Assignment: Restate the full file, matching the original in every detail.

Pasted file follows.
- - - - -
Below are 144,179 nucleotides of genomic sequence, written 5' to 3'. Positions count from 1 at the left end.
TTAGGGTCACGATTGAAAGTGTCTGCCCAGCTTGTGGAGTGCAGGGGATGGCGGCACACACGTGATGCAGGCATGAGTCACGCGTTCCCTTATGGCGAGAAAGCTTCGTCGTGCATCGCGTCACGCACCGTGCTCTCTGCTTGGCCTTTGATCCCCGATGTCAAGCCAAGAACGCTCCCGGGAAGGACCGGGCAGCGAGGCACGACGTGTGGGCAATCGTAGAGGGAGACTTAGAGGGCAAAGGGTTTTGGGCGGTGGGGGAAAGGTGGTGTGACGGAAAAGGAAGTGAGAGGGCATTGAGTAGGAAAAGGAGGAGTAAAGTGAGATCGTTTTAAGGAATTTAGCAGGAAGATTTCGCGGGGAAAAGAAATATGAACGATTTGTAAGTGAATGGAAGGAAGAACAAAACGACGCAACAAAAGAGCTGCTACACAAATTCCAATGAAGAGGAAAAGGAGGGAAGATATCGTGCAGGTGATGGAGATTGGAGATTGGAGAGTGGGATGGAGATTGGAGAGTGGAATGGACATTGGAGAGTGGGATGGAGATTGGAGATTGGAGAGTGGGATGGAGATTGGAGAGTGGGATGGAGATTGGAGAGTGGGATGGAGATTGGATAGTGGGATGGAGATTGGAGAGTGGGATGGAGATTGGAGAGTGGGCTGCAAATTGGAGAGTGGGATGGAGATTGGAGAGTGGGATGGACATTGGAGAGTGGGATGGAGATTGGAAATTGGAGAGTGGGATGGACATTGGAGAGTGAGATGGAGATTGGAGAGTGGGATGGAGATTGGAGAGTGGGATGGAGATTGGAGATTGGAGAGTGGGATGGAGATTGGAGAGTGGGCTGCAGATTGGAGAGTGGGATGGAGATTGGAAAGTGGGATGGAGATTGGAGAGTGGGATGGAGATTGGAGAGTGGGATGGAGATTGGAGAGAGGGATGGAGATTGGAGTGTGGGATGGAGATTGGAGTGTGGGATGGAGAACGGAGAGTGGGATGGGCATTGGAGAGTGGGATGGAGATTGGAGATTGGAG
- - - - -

Below are 144,179 nucleotides of genomic sequence, written 5' to 3'. Positions count from 1 at the left end.
TTAGGGTCACGATTGAAAGTGTCTGCCCAGCTTGTGGAGTGCAGGGGATGGCGGCACACACGTGATGCAGGCATGAGTCACGCGTTCCCTTATGGCGAGAAAGCTTCGTCGTGCATCGCGTCACGCACCGTGCTCTCTGCTTGGCCTTTGATCCCCGATGTCAAGCCAAGAACGCTCCCGGGAAGGACCGGGCAGCGAGGCACGACGTGTGGGCAATCGTAGAGGGAGACTTAGAGGGCAAAGGGTTTTGGGCGGTGGGGGAAAGGTGGTGTGACGGAAAAGGAAGTGAGAGGGCATTGAGTAGGAAAAGGAGGAGTAAAGTGAGATCGTTTTAAGGAATTTAGCAGGAAGATTTCGCGGGGAAAAGAAATATGAACGATTTGTAAGTGAATGGAAGGAAGAACAAAACGACGCAACAAAAGAGCTGCTACACAAATTCCAATGAAGAGGAAAAGGAGGGAAGATATCGTGCAGGTGATGGAGATTGGAGATTGGAGAGTGGGATGGAGATTGGAGAGTGGAATGGACATTGGAGAGTGGGATGGAGATTGGAGATTGGAGAGTGGGATGGAGATTGGAGAGTGGGATGGAGATTGGAGAGTGGGATGGAGATTGGATAGTGGGATGGAGATTGGAGAGTGGGATGGAGATTGGAGAGTGGGCTGCAAATTGGAGAGTGGGATGGAGATTGGAGAGTGGGATGGACATTGGAGAGTGGGATGGAGATTGGAAATTGGAGAGTGGGATGGACATTGGAGAGTGAGATGGAGATTGGAGAGTGGGATGGAGATTGGAGAGTGGGATGGAGATTGGAGATTGGAGAGTGGGATGGAGATTGGAGAGTGGGCTGCAGATTGGAGAGTGGGATGGAGATTGGAAAGTGGGATGGAGATTGGAGAGTGGGATGGAGATTGGAGAGTGGGATGGAGATTGGAGAGAGGGATGGAGATTGGAGTGTGGGATGGAGATTGGAGTGTGGGATGGAGAACGGAGAGTGGGATGGGCATTGGAGAGTGGGATGGAGATTGGAGATTGGAG